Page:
So I was hoping that I wouldn't need help with this, but I do.

First, here is what the mod consists of. It is a rapid fire mod for Xbox 360 contollers. It has 6 different speed settings from 8 rps to 30 rps. It has an option of full auto, 3 round burst, or 5 round burst. Also, any of this can be applied to left trigger (LT) as well. So 6*3*2 makes for 36 possible configurations. And at any point, you can pause the mod and go back to normal mode.

This is all accomplished through an extra button attached to the back of the controller. Pressing it changes the speed from 0 - 7. Pressing it and RT changes through full auto, 3 round burst, and 5 round burst. Pressing the button with LT toggles left trigger on and off. And finally, holding the button for 1 second pauses the mod for normal use.


Ok, now the problem. Every thing was going great, I had gotten full auto working, then burst, and while I was working on adding extra button support, the chips became unresponsive. The chips still work when I put them in the controller, they do the last thing I told them to. But when I plug them into my computer, it can't read them or write to them.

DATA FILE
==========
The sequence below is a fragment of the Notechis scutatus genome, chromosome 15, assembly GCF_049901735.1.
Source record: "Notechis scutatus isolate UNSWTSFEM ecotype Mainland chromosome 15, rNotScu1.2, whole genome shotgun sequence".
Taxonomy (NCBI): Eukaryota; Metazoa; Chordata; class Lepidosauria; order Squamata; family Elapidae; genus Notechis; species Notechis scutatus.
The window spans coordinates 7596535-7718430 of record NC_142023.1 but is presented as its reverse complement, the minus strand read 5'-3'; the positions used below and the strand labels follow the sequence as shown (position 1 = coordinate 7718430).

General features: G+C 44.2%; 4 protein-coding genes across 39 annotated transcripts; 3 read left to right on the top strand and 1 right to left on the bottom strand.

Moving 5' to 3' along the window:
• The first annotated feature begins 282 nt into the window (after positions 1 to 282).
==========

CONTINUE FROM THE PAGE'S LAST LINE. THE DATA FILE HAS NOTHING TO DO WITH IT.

At first I thought that maybe the chip had reached it max writes or something. So I pulled out a brand new one and tried it. It did just what I wanted it to. But when I tried to reprogram it, nothing.

I find it very unlikely that it fried or anything. The highest rating on one of the pins is 4mA. The only thing that seems likely is that some internal setting got changed. It stopped working shortly after I started using the internal timer, but I had still used it before.

And the specifics, the chip is a pic10f200. Here is the source if anyone wants to look. I guess all the problems started happening when the program flashed the LED for the first time. (It's flashed before, just not with this code.) So I guess that little section at the bottom of mainLoop might be the culprit. To kill it, you would follow, buttonPressed, and then it jumps back to mainLoop and dies.

Hopefully someone has an idea.
Fun stuff, thepenguin77; sounds like a very cool mod. I'll look through your code and see what I can find.

Some notes:
* "rlf speed, w ;clear carry" on line 62 - did you mean to rotate?
* I see no other particular flaw in your code; your flashing code seems legitimate enough. Sad
Oh, a few other things I should mention. The LT, RT, and LED are all turned on by sending ground. Sending positive will block them. But my switch that I added currently operates that ground is off, positive is on.

Edit:
I use rlf a few times later in the code to multiply by two. That step is just there to make sure that carry is cleared. Although I guess bcf status, c would work too.